The odds-on favorites were shocked with a huge upset at this year's awards.
It was arguably one of the biggest physics discoveries of all time, let alone in 2016. And yet the scientists who discovered gravitational waves went hom empty handed when the Royal Swedish Academy of Sciences announced the 2016 Nobel Prize in Physics.
Instead, the prize went to researchers working on exotic matter, and a shocking upset that most didn’t see coming. The founders of the Laser Interferometer Gravitational-wave Observatory were seen as the easy winners of this year’s prize after the bombshell February announcement that they had found ripples in spacetime from the merger of two black holes a billion years ago.
But they didn’t win it. Why? Perhaps it’s the fact that more than a thousand scientists work on LIGO, and a Nobel Prize can only be awarded to a maximum of three scientists. Of course, there were three founders of LIGO.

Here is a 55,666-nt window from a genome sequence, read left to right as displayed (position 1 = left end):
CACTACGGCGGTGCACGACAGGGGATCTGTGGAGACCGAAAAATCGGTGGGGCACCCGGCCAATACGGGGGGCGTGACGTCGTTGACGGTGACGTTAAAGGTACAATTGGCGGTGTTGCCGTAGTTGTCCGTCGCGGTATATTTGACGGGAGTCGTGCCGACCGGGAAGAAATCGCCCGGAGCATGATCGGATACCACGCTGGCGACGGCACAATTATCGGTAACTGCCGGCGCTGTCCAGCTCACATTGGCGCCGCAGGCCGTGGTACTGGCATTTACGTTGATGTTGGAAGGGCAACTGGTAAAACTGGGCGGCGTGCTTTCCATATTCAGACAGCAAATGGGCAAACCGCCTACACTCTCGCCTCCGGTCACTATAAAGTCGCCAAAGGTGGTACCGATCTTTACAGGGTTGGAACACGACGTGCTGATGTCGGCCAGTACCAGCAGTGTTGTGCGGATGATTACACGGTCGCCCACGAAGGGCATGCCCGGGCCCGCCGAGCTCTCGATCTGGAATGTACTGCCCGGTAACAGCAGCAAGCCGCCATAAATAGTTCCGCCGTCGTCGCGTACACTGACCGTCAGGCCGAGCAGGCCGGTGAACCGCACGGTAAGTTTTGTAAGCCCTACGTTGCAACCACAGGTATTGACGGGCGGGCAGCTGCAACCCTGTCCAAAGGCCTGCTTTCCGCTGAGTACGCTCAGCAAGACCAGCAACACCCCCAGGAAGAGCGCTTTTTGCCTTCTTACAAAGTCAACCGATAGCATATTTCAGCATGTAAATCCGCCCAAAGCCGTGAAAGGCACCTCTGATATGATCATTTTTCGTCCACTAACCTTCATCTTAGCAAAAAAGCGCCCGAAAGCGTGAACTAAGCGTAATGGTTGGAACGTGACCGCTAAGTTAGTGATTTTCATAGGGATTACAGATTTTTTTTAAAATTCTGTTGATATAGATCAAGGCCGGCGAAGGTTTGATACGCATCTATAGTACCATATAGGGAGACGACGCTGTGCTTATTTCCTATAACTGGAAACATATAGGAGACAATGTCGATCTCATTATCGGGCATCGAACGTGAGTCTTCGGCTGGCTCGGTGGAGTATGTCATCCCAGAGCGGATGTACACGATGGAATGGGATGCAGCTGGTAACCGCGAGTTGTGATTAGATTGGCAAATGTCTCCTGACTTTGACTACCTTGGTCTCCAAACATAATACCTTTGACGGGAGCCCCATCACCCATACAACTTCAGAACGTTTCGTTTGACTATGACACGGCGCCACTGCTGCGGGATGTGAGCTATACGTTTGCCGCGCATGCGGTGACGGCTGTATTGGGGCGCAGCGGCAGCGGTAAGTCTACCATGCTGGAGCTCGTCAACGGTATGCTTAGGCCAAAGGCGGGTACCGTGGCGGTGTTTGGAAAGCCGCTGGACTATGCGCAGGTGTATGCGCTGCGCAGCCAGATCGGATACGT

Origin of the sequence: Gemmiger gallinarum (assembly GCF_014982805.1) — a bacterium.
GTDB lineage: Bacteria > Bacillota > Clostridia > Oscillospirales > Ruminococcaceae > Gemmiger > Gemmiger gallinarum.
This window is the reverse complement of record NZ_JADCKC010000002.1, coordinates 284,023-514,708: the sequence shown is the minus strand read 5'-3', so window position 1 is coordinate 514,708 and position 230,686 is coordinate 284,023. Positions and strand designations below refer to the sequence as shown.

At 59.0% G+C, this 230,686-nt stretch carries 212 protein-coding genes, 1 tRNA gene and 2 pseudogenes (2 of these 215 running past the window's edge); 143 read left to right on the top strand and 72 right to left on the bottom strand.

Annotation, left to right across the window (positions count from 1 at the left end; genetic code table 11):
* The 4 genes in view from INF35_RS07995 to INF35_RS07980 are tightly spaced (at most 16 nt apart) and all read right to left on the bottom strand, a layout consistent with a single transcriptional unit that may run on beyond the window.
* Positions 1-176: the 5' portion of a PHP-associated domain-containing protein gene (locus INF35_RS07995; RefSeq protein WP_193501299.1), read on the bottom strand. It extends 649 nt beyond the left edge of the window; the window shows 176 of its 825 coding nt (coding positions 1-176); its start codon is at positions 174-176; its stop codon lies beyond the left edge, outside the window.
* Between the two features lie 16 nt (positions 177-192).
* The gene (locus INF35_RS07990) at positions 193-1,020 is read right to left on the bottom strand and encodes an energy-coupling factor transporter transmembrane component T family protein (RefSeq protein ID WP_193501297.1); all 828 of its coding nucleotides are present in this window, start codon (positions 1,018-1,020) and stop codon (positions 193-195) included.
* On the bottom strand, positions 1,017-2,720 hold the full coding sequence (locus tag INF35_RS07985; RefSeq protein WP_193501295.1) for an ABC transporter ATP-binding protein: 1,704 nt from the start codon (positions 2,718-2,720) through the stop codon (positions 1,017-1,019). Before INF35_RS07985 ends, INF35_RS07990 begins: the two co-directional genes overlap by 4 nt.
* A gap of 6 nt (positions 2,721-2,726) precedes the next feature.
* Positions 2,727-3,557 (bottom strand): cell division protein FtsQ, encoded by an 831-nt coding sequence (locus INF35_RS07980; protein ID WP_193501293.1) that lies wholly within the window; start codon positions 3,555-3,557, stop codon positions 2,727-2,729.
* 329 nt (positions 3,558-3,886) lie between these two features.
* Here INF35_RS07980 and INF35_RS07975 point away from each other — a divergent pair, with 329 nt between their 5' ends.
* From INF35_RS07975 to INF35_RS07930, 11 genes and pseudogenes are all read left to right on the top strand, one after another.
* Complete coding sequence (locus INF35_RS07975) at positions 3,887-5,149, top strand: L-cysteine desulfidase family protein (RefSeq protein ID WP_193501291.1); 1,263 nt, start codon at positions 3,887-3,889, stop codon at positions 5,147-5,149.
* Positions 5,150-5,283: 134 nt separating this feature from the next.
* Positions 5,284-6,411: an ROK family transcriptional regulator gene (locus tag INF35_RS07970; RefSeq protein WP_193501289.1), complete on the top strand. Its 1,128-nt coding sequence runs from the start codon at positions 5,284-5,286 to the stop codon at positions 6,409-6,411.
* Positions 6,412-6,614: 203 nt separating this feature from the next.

It’s also possible that the discovery came too late in the year to win this year’s awards, as the news was not publicly confirmed until Feb. 11 despite being rumored about back in September.
“This year’s Laureates opened the door on an unknown world where matter can assume strange states,” reads a RSAS statement on the winners. “They have used advanced mathematical methods to study unusual phases, or states, of matter, such as superconductors, superfluids or thin magnetic films. Thanks to their pioneering work, the hunt is now on for new and exotic phases of matter. Many people are hopeful of future applications in both materials science and electronics.
“The three Laureates’ use of topological concepts in physics was decisive for their discoveries. Topology is a branch of mathematics that describes properties that only change step-wise. Using topology as a tool, they were able to astound the experts. In the early 1970s, Michael Kosterlitz and David Thouless overturned the then current theory that superconductivity or suprafluidity could not occur in thin layers. They demonstrated that superconductivity could occur at low temperatures and also explained the mechanism, phase transition, that makes superconductivity disappear at higher temperatures.”